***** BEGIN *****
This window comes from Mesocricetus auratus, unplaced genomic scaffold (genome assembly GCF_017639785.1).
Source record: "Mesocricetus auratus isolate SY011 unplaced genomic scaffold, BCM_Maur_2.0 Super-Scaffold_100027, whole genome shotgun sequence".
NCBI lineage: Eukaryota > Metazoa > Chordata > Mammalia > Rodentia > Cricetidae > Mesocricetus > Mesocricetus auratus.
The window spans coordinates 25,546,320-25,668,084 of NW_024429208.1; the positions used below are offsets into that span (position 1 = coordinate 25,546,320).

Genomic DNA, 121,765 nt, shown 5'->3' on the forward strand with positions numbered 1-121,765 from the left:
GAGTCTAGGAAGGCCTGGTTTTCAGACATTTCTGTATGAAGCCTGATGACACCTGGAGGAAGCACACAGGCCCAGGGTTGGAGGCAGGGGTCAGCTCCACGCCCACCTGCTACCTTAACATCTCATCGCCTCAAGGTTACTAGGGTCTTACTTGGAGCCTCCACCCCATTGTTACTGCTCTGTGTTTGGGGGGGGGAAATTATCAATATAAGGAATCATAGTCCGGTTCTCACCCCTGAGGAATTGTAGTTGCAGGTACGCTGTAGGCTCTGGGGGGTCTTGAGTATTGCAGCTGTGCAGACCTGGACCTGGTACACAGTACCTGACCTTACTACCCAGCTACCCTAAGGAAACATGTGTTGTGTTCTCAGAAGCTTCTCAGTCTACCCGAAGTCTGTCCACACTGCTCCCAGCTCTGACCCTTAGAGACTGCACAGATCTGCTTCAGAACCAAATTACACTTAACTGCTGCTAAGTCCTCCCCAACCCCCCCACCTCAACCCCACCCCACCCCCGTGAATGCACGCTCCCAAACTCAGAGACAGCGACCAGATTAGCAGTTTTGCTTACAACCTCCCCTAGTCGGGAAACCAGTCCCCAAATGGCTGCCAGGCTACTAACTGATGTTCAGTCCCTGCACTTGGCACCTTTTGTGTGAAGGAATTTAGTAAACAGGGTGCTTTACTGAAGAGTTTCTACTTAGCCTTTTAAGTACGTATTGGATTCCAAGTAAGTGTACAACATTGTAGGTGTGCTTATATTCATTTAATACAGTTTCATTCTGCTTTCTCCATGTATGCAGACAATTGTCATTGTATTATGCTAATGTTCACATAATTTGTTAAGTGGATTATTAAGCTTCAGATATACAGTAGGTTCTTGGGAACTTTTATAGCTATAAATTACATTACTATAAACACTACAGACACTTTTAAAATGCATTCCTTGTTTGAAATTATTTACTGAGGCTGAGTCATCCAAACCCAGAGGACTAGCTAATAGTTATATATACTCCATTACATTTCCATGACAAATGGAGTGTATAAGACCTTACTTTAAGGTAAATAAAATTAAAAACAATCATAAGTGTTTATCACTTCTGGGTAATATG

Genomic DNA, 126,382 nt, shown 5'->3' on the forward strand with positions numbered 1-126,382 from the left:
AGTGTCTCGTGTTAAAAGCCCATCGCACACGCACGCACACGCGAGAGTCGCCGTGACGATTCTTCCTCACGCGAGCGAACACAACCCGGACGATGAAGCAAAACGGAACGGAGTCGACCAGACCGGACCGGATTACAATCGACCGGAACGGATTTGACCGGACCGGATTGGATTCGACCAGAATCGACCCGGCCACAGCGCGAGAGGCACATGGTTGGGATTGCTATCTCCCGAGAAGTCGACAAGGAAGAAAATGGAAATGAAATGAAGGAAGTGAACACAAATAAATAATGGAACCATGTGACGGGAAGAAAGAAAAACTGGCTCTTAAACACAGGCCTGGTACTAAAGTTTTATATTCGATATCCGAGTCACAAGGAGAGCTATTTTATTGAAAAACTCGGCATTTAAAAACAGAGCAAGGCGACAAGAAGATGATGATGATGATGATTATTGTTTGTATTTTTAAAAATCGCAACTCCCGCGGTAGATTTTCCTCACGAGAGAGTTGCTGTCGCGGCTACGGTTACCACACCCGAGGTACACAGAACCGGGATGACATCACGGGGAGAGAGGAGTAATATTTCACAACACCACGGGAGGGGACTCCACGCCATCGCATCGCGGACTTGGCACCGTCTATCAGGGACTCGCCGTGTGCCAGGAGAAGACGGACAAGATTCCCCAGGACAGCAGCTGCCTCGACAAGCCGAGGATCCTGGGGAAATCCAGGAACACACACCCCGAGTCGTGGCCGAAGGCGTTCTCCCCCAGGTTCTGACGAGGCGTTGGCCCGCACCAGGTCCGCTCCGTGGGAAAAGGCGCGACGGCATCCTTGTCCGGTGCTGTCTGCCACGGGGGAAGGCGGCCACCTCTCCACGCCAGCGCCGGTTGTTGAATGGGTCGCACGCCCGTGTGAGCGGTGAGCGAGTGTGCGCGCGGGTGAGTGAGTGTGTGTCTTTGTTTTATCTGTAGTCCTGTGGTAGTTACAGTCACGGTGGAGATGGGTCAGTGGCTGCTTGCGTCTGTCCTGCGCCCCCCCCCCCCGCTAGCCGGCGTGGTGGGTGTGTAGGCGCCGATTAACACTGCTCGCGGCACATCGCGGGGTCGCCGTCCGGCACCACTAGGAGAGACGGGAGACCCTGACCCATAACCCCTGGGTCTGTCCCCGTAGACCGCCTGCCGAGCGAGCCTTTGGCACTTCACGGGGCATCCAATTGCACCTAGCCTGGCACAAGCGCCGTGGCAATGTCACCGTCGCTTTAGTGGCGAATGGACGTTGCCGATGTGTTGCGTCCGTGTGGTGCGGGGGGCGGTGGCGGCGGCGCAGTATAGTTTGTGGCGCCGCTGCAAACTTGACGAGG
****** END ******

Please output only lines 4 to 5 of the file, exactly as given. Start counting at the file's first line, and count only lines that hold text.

The window spans coordinates 25,546,320-25,668,084 of NW_024429208.1; the positions used below are offsets into that span (position 1 = coordinate 25,546,320).

Genomic DNA, 121,765 nt, shown 5'->3' on the forward strand with positions numbered 1-121,765 from the left: